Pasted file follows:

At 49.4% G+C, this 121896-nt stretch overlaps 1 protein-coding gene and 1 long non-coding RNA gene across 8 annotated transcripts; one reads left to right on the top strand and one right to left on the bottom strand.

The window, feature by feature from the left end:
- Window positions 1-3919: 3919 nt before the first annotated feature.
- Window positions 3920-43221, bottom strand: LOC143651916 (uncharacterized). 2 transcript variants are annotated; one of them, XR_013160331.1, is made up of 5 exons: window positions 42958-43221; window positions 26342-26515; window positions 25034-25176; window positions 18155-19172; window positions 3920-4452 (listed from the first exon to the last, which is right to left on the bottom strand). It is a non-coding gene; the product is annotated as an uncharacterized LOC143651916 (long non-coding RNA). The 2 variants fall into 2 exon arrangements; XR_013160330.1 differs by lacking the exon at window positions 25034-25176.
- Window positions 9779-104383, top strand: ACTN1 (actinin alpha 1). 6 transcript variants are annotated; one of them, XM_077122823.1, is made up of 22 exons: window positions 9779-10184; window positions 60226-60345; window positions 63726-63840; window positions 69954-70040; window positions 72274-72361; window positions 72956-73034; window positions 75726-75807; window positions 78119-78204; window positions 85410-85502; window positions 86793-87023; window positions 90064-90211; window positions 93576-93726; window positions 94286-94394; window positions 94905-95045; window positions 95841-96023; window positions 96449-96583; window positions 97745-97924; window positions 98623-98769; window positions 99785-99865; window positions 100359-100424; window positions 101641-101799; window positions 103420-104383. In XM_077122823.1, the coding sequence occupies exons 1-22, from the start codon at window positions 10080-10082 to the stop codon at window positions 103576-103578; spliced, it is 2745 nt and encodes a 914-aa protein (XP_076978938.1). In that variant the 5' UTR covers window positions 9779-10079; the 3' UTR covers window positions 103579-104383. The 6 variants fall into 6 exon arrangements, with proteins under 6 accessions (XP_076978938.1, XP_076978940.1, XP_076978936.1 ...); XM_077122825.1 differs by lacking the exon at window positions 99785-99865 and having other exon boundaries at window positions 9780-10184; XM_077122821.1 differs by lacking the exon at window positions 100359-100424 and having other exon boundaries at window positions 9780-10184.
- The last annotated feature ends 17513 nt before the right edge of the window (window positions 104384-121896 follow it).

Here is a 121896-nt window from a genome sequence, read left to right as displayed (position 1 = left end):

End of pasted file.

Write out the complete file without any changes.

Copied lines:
At 49.4% G+C, this 121896-nt stretch overlaps 1 protein-coding gene and 1 long non-coding RNA gene across 8 annotated transcripts; one reads left to right on the top strand and one right to left on the bottom strand.

The window, feature by feature from the left end:
- Window positions 1-3919: 3919 nt before the first annotated feature.
- Window positions 3920-43221, bottom strand: LOC143651916 (uncharacterized). 2 transcript variants are annotated; one of them, XR_013160331.1, is made up of 5 exons: window positions 42958-43221; window positions 26342-26515; window positions 25034-25176; window positions 18155-19172; window positions 3920-4452 (listed from the first exon to the last, which is right to left on the bottom strand). It is a non-coding gene; the product is annotated as an uncharacterized LOC143651916 (long non-coding RNA). The 2 variants fall into 2 exon arrangements; XR_013160330.1 differs by lacking the exon at window positions 25034-25176.
- Window positions 9779-104383, top strand: ACTN1 (actinin alpha 1). 6 transcript variants are annotated; one of them, XM_077122823.1, is made up of 22 exons: window positions 9779-10184; window positions 60226-60345; window positions 63726-63840; window positions 69954-70040; window positions 72274-72361; window positions 72956-73034; window positions 75726-75807; window positions 78119-78204; window positions 85410-85502; window positions 86793-87023; window positions 90064-90211; window positions 93576-93726; window positions 94286-94394; window positions 94905-95045; window positions 95841-96023; window positions 96449-96583; window positions 97745-97924; window positions 98623-98769; window positions 99785-99865; window positions 100359-100424; window positions 101641-101799; window positions 103420-104383. In XM_077122823.1, the coding sequence occupies exons 1-22, from the start codon at window positions 10080-10082 to the stop codon at window positions 103576-103578; spliced, it is 2745 nt and encodes a 914-aa protein (XP_076978938.1). In that variant the 5' UTR covers window positions 9779-10079; the 3' UTR covers window positions 103579-104383. The 6 variants fall into 6 exon arrangements, with proteins under 6 accessions (XP_076978938.1, XP_076978940.1, XP_076978936.1 ...); XM_077122825.1 differs by lacking the exon at window positions 99785-99865 and having other exon boundaries at window positions 9780-10184; XM_077122821.1 differs by lacking the exon at window positions 100359-100424 and having other exon boundaries at window positions 9780-10184.
- The last annotated feature ends 17513 nt before the right edge of the window (window positions 104384-121896 follow it).

Here is a 121896-nt window from a genome sequence, read left to right as displayed (position 1 = left end):